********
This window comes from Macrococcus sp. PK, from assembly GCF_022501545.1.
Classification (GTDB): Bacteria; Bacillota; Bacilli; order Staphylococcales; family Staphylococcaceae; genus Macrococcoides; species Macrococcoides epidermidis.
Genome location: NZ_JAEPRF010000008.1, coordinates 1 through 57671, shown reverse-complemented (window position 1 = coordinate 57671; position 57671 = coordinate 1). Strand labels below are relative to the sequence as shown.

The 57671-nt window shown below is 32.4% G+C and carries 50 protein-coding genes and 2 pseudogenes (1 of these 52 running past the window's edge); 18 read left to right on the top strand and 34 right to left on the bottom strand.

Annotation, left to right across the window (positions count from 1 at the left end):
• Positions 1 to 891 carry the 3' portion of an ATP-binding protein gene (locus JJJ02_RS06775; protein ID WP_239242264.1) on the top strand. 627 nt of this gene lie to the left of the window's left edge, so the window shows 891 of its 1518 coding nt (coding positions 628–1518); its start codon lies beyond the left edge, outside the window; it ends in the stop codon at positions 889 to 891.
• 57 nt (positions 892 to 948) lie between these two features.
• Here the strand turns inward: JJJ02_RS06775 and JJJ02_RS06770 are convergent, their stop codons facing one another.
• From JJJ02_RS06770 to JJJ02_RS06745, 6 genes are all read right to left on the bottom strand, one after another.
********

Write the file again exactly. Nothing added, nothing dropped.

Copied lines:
This window comes from Macrococcus sp. PK, from assembly GCF_022501545.1.
Classification (GTDB): Bacteria; Bacillota; Bacilli; order Staphylococcales; family Staphylococcaceae; genus Macrococcoides; species Macrococcoides epidermidis.
Genome location: NZ_JAEPRF010000008.1, coordinates 1 through 57671, shown reverse-complemented (window position 1 = coordinate 57671; position 57671 = coordinate 1). Strand labels below are relative to the sequence as shown.

The 57671-nt window shown below is 32.4% G+C and carries 50 protein-coding genes and 2 pseudogenes (1 of these 52 running past the window's edge); 18 read left to right on the top strand and 34 right to left on the bottom strand.

Annotation, left to right across the window (positions count from 1 at the left end):
• Positions 1 to 891 carry the 3' portion of an ATP-binding protein gene (locus JJJ02_RS06775; protein ID WP_239242264.1) on the top strand. 627 nt of this gene lie to the left of the window's left edge, so the window shows 891 of its 1518 coding nt (coding positions 628–1518); its start codon lies beyond the left edge, outside the window; it ends in the stop codon at positions 889 to 891.
• 57 nt (positions 892 to 948) lie between these two features.
• Here the strand turns inward: JJJ02_RS06775 and JJJ02_RS06770 are convergent, their stop codons facing one another.
• From JJJ02_RS06770 to JJJ02_RS06745, 6 genes are all read right to left on the bottom strand, one after another.